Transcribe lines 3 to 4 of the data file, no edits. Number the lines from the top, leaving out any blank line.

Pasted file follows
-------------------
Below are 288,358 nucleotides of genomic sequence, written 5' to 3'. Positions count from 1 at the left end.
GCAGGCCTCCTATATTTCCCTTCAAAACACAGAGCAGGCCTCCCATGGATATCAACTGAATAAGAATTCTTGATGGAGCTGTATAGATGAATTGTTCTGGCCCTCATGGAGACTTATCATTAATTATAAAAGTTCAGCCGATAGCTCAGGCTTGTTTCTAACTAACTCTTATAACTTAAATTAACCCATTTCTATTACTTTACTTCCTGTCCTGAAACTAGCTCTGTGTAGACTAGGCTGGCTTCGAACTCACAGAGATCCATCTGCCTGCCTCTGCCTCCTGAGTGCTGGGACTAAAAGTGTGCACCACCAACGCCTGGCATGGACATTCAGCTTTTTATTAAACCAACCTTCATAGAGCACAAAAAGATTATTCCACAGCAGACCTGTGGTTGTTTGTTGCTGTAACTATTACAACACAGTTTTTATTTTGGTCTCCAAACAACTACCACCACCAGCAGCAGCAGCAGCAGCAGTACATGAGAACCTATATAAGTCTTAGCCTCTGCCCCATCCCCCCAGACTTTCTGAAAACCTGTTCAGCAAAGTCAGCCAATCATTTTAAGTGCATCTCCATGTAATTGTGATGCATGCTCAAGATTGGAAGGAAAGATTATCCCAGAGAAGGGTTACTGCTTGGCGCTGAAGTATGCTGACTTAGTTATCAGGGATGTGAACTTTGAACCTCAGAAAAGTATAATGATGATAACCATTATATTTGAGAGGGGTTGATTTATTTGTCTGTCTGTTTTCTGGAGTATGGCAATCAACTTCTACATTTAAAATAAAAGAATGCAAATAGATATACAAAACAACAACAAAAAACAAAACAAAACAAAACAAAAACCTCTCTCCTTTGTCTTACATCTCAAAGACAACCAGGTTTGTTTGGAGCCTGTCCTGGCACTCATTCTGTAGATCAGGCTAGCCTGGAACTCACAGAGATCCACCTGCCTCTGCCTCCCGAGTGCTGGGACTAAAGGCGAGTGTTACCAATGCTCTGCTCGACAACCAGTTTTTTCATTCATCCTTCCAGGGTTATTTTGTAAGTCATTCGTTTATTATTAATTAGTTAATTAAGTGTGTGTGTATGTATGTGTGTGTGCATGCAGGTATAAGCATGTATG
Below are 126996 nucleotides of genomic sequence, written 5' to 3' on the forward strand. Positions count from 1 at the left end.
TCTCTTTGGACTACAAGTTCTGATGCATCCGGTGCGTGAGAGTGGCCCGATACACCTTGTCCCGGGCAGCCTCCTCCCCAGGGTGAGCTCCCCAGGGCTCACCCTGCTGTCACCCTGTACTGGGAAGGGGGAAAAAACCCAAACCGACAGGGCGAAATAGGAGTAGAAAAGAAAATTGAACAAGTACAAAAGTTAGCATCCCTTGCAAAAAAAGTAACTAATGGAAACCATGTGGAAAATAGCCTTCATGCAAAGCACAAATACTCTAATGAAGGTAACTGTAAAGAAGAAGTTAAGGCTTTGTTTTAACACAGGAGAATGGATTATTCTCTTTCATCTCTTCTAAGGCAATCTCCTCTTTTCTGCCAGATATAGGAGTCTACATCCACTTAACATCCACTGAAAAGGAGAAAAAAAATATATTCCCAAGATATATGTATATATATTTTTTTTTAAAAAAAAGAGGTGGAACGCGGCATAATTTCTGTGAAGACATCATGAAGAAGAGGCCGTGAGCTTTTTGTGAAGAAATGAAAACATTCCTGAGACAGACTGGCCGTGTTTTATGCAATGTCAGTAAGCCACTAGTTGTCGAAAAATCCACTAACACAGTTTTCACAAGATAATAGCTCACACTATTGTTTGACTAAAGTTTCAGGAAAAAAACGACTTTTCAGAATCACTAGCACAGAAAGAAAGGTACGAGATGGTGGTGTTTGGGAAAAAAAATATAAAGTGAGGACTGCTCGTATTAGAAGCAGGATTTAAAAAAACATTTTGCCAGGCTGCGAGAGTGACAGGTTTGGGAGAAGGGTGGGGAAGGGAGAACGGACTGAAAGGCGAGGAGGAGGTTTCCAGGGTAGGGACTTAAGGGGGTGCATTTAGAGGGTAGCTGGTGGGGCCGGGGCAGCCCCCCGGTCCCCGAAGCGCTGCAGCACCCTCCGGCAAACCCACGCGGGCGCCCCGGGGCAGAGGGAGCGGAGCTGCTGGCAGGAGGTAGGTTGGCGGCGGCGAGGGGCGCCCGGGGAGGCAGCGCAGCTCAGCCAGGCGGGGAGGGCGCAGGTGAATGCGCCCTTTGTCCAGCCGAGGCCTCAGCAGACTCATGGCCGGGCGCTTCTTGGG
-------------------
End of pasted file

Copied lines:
Below are 126996 nucleotides of genomic sequence, written 5' to 3' on the forward strand. Positions count from 1 at the left end.
TCTCTTTGGACTACAAGTTCTGATGCATCCGGTGCGTGAGAGTGGCCCGATACACCTTGTCCCGGGCAGCCTCCTCCCCAGGGTGAGCTCCCCAGGGCTCACCCTGCTGTCACCCTGTACTGGGAAGGGGGAAAAAACCCAAACCGACAGGGCGAAATAGGAGTAGAAAAGAAAATTGAACAAGTACAAAAGTTAGCATCCCTTGCAAAAAAAGTAACTAATGGAAACCATGTGGAAAATAGCCTTCATGCAAAGCACAAATACTCTAATGAAGGTAACTGTAAAGAAGAAGTTAAGGCTTTGTTTTAACACAGGAGAATGGATTATTCTCTTTCATCTCTTCTAAGGCAATCTCCTCTTTTCTGCCAGATATAGGAGTCTACATCCACTTAACATCCACTGAAAAGGAGAAAAAAAATATATTCCCAAGATATATGTATATATATTTTTTTTTAAAAAAAAGAGGTGGAACGCGGCATAATTTCTGTGAAGACATCATGAAGAAGAGGCCGTGAGCTTTTTGTGAAGAAATGAAAACATTCCTGAGACAGACTGGCCGTGTTTTATGCAATGTCAGTAAGCCACTAGTTGTCGAAAAATCCACTAACACAGTTTTCACAAGATAATAGCTCACACTATTGTTTGACTAAAGTTTCAGGAAAAAAACGACTTTTCAGAATCACTAGCACAGAAAGAAAGGTACGAGATGGTGGTGTTTGGGAAAAAAAATATAAAGTGAGGACTGCTCGTATTAGAAGCAGGATTTAAAAAAACATTTTGCCAGGCTGCGAGAGTGACAGGTTTGGGAGAAGGGTGGGGAAGGGAGAACGGACTGAAAGGCGAGGAGGAGGTTTCCAGGGTAGGGACTTAAGGGGGTGCATTTAGAGGGTAGCTGGTGGGGCCGGGGCAGCCCCCCGGTCCCCGAAGCGCTGCAGCACCCTCCGGCAAACCCACGCGGGCGCCCCGGGGCAGAGGGAGCGGAGCTGCTGGCAGGAGGTAGGTTGGCGGCGGCGAGGGGCGCCCGGGGAGGCAGCGCAGCTCAGCCAGGCGGGGAGGGCGCAGGTGAATGCGCCCTTTGTCCAGCCGAGGCCTCAGCAGACTCATGGCCGGGCGCTTCTTGGG